There’s little question that Apple has a broad product base. The maker of all things “i” manufactures computers of all shapes and sizes, smartphones, tablets, set-top boxes, smart watches, portable media players, and even wireless routers. With the breadth of products developed in Cupertino, is it possible that Apple has overstretched itself? The frustration of many professional consumers in recent years certainly seems to point to Cupertino being very slow to update some of its products, especially desktop computers.
Apparently Rapid Innovation in Smartphones
Cupertino is admittedly quick to update and refresh the iPhone. A new Apple-flavored smartphone is released roughly every year, even if it’s just a minor upgrade over the previous generation. We’ve grown accustomed to seeing a new iPhone every September, but reports have hinted that the next generation of Apple’s smartphone might not be launched until later in 2017.
The Upgrade Cycle of Apple's Tablets Isn’t Bad
Apple’s iPad doesn’t get ignored, either. Cupertino has established a pattern of releasing at least one refreshed or new model of the tablet every year. Occasionally, we even see two new tablets in the same year. For example, in 2015, the tech giant released a refreshed iPad Mini as well as the new 12.9-inch iPad Pro. The lineup now includes the iPad Mini, iPad Air 2, as well as two sizes of the iPad Pro, and a new iPad that isn’t much to write home about.
Some Products Languish in Abandonment, Though
Other Apple offerings haven’t fared so well in recent years. The iPod Touch, for example, has not been updated since July 2015. As for the iPod Nano, the last time that device was seriously updated was five years ago. Since September 2012, all Cupertino has done is add new color options to the iPod Nano lineup. The iPod Shuffle is even worse off, not seeing any updates (other than new colors) since September 2010.
What About Cupertino’s Desktop Computers?
This category is where Cupertino is seriously missing golden opportunities. Granted, Apple is pretty good at updating its laptops, but the company’s meat and potatoes has rested in the wallets of those who use professional-desktop computers for years, and it’s seemingly ignored that market for nearly half a decade. From 1994 when the first Power Macintosh was introduced until 2006, new models of Cupertino’s professional-level desktop computers were released every year. After that, there were new Mac Pro models almost every year until 2013.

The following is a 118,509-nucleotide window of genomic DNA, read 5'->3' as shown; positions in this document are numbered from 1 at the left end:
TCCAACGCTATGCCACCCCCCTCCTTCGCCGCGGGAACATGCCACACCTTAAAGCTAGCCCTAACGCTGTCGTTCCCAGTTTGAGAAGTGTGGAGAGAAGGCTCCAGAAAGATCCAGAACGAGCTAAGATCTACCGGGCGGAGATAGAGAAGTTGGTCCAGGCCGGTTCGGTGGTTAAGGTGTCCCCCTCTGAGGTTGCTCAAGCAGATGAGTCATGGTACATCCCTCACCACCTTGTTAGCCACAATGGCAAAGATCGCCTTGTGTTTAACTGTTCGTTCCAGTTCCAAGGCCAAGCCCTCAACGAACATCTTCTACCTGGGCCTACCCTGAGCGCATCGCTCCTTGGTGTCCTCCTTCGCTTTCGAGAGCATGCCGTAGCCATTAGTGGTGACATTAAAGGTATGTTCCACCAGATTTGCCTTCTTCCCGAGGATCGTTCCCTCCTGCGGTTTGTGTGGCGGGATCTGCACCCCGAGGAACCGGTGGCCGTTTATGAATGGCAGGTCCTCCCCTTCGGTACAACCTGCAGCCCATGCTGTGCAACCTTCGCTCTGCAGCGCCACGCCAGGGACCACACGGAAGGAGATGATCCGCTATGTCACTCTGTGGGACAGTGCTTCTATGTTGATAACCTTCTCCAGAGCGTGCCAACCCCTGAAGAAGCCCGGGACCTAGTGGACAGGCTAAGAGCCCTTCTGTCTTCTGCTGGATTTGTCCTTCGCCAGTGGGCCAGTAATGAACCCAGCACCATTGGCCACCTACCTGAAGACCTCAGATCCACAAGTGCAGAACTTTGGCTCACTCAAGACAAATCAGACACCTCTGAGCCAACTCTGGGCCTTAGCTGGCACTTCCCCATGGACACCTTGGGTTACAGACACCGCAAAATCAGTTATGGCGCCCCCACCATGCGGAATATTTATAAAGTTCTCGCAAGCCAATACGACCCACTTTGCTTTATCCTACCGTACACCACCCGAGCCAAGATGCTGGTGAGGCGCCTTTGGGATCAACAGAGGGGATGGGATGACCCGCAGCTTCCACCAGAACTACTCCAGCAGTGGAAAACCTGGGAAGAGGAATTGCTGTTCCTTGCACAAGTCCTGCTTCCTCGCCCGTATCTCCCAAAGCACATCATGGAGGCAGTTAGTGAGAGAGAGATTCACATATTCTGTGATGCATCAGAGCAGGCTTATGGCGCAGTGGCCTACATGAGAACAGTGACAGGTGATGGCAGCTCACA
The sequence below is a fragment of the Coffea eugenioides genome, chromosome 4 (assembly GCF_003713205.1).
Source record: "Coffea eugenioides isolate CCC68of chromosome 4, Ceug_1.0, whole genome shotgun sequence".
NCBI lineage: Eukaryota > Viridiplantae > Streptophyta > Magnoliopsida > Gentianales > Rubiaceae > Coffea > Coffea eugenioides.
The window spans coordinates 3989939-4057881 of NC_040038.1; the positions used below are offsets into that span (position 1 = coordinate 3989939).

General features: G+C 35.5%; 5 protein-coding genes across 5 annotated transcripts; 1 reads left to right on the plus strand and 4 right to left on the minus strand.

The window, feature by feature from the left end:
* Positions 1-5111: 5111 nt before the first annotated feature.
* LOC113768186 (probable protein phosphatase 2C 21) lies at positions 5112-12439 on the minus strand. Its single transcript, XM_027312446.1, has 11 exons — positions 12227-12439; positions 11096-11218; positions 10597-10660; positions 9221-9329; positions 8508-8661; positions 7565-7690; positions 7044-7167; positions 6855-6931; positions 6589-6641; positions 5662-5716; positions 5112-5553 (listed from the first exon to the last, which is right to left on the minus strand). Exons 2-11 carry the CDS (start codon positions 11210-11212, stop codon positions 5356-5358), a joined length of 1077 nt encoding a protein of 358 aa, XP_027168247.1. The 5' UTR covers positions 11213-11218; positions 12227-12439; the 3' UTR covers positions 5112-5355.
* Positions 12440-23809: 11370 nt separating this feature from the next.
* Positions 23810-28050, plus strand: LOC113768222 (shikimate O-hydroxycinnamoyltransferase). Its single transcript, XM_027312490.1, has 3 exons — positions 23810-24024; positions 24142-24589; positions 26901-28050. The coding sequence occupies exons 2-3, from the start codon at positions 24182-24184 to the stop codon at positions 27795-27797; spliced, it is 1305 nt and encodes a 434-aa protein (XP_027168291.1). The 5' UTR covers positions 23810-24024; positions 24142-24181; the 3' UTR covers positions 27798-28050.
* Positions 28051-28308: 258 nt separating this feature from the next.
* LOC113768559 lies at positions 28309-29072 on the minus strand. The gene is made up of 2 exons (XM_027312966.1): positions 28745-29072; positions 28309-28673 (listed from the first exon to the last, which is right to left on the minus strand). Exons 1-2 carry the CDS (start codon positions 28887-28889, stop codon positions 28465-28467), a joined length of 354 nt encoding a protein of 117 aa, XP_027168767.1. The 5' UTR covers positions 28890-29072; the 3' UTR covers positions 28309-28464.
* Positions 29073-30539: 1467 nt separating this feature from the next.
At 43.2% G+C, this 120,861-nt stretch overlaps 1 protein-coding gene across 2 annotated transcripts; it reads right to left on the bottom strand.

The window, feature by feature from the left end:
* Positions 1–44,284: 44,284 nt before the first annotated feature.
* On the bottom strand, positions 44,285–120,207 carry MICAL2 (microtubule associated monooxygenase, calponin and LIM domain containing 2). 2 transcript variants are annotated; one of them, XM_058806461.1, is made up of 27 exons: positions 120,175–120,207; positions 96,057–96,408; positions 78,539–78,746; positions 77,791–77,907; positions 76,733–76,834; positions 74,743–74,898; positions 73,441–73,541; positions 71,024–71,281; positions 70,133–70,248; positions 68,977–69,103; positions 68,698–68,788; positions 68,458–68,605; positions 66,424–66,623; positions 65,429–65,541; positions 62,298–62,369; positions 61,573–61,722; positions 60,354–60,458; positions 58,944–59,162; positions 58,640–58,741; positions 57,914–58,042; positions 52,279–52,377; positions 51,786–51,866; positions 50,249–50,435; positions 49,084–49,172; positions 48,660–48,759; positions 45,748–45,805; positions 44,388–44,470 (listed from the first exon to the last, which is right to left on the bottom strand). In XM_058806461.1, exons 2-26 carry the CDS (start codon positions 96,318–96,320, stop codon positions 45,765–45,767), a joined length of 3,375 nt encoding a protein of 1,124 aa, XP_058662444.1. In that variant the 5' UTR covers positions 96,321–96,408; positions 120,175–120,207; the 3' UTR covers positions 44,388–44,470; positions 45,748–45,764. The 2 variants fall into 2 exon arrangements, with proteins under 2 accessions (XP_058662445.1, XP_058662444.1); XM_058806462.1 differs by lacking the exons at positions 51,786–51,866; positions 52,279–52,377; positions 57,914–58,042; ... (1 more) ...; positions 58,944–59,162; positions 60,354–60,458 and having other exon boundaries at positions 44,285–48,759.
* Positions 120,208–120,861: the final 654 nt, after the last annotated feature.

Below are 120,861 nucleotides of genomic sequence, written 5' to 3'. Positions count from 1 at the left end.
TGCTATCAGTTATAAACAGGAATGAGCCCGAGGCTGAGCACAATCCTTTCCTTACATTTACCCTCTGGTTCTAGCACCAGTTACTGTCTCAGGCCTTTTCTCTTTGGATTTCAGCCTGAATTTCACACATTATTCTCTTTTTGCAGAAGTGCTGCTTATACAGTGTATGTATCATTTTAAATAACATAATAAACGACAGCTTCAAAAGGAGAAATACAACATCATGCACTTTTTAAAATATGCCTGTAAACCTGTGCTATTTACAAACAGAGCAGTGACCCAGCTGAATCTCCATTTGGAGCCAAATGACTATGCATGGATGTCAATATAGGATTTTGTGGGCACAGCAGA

Since then, Cupertino ignored the Mac Pro until April 2017. The radically redesigned professional Mac was abandoned for four years, and the latest update (if you can call it that) to the powerful desktop is absolutely, positively underwhelming. The CPU used in the 2013 Mac Pro desktop computers, Intel’s Xeon-class Ivy Bridge E processor, remains unchanged except for the availability of an eight-core processor instead of the previous maximum of six cores. The graphics card has seen a minor update. There aren’t any other major updates to the computer. That “next-generation” Mac Pro won’t even ship in 2017, according to Apple.
On the other side of the desktop spectrum is the Mac Mini. The last time those desktop computers saw an upgrade was in 2014. Since then, nothing. There wasn’t even a hint that Apple still cared about the Mac Mini until April 4, 2017, when the upcoming updates to the Mac Pro and the professional-level iMac were unveiled to a handful of tech journalists. Near the end of the presentation, according to Daring Fireball’s John Gruber, John Paczkowski of BuzzFeed asked about the Mac Mini, and Phil Schiller acknowledged the small form-factor computer as “an important product in our lineup.” That’s it.
No New Computers, but No Way to Upgrade Them
This leads me to what really gets me steamed these days. Apple keeps building desktop computers and laptops that are more and more difficult to upgrade. I can’t think of a single current-generation Macbook or Macbook Pro that is user-upgradeable, and only on the 27-inch iMac can you increase the system memory. You can upgrade the storage drive on other models of iMac, but that’s it. As for the 2014 Mac Mini, it suffers the same fate as the 21-inch iMac–you can upgrade your hard drive, but not the memory.
One of my colleagues told me that Apple’s idea of a user upgrading their computer was to buy a new one. That’s a poor philosophy to take, and even if it were reasonable–how can you buy a “new” computer when the models are consistently ignored for years?
Falling Behind the Windows Competition
Let’s face it, Cupertino is lagging well behind its Windows-based competitors when it comes to releasing new desktop computers. Dell, Hewlett-Packard, Lenovo, et al. release updated models every year, sometimes multiple times in a year. Meanwhile, back at the Apple orchard, we’re stuck with desktop computers that are two to three generations of chipsets behind. Granted, we don’t see much of a slowdown in most cases. Heck, I’m running macOS Sierra 10.12.4 on a mid–2010 Mac Mini and, other than the lack of Night Shift support, I’m able to take advantage of all of the most modern features.
Still, a refreshed Mac Pro that doesn’t integrate USB-C or Thunderbolt 3 support? It’s totally unacceptable. If Cupertino wants to convince us that it still cares about the computing market, especially its professional-level desktop users, the next Mac Pro that will hopefully be announced in 2018 should be nothing short of astounding. The same goes for the “great” new iMacs in the pipeline for release in 2017.